Editors, Vineyard Gazette;

Back in the late spring, Rev. Chip Seadale, the rector at St. Andrew’s Episcopal Church in Edgartown, called a meeting to brainstorm some ideas that would be useful to the Ukrainians in their time of need.

As ideas were being bounced around the table, I thought about all those pregnant young moms with one or two youngsters on each hand as seen on the various TV news programs leaving their beloved homes for who-knows-where. One could see the worry in their faces as they wandered to refugee camps and other towns near the Polish border for safety from the exploding bombshells in the Ukraine. I thought about the cold weather there and the need for warm blankets.

I put out a poster asking those interested in helping out to either sew, knit, crochet or quilt baby and toddler-sized blankets over the summer to be collected by the project’s end on Sept. 30. I was amazed at what followed over the weeks to come.

The Blanket Project took on a life of its own from there. Women from all over the U.S. started sending boxes of lovely, hand-knitted blankets in sizes that would keep a small family warm. The blankets featured monochromatic colors, fancy stitches and delicate knitting patterns.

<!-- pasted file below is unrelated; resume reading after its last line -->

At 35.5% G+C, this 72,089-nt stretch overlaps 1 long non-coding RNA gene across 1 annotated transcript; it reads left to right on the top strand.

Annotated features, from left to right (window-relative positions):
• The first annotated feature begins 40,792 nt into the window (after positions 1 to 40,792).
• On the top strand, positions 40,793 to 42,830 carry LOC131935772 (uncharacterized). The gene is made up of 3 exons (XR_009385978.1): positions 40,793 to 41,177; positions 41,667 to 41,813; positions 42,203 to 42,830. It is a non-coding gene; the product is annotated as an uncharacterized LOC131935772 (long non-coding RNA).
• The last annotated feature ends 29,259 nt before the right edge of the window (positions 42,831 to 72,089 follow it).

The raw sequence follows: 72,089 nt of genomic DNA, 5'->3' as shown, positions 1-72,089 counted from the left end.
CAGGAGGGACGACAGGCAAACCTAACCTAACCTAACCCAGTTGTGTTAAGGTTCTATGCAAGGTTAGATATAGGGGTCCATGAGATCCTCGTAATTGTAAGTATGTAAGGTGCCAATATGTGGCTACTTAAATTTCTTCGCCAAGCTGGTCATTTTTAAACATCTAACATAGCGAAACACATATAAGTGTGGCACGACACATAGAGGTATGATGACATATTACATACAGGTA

Others had bold stripes and tassels. One box of quilts featured cute dog motifs.

The final tally was mind-boggling: 74 knit blankets, 19 quilts, eight hats, three toddler sweaters and one beautiful pair of knitted hand warmers.

Thanks to everyone for their efforts and willingness to help with this project. These are the ladies on the Vineyard who contributed: Sheila Baird, Beth Green, Carole Early, Mardi Moran, Patti Dean, Judy Mueller, Kristi Straler, Ellie Bates, Kathy Malmquist, Amy Custis, Susan Wilson and Juleann Van Bell.

The following ladies contributed from all over the U.S.: Linda Adorno, N.Y., Joyce Silberling, Calif., Pei-loh Lo and Mindy Annis, Minn., Robin Ford, Pa., Rachel Bell, Mass., Sandra Enser, Va. and Renee Riddle, Ind.

Just a quick note here about Renee: she is in her late 90s and she filled seven large boxes with lovely knitted blankets that her daughter Susan Moran generously paid for to mail to me. Pam Montorrosso deserves some thanks for assisting me with the packing of all 18 boxes.

Whether these ladies made one or many blankets, I have to send you all a warm and hearty thank you for your handicraft talents and generosity.

While I’m at it, I can’t forget to thank all of you who contributed money for postage to this project through St. Andrew’s Church or by other means. The blankets were mailed for $1,860 to an orphanage and refugee shelter in Chernivitsi, Ukraine, near the country’s western border.

Finally, I have to thank the two young ladies at the Edgartown post office window for their help and good humor, as well as the patient folks who stood in line behind me.

Donna M. Blackburn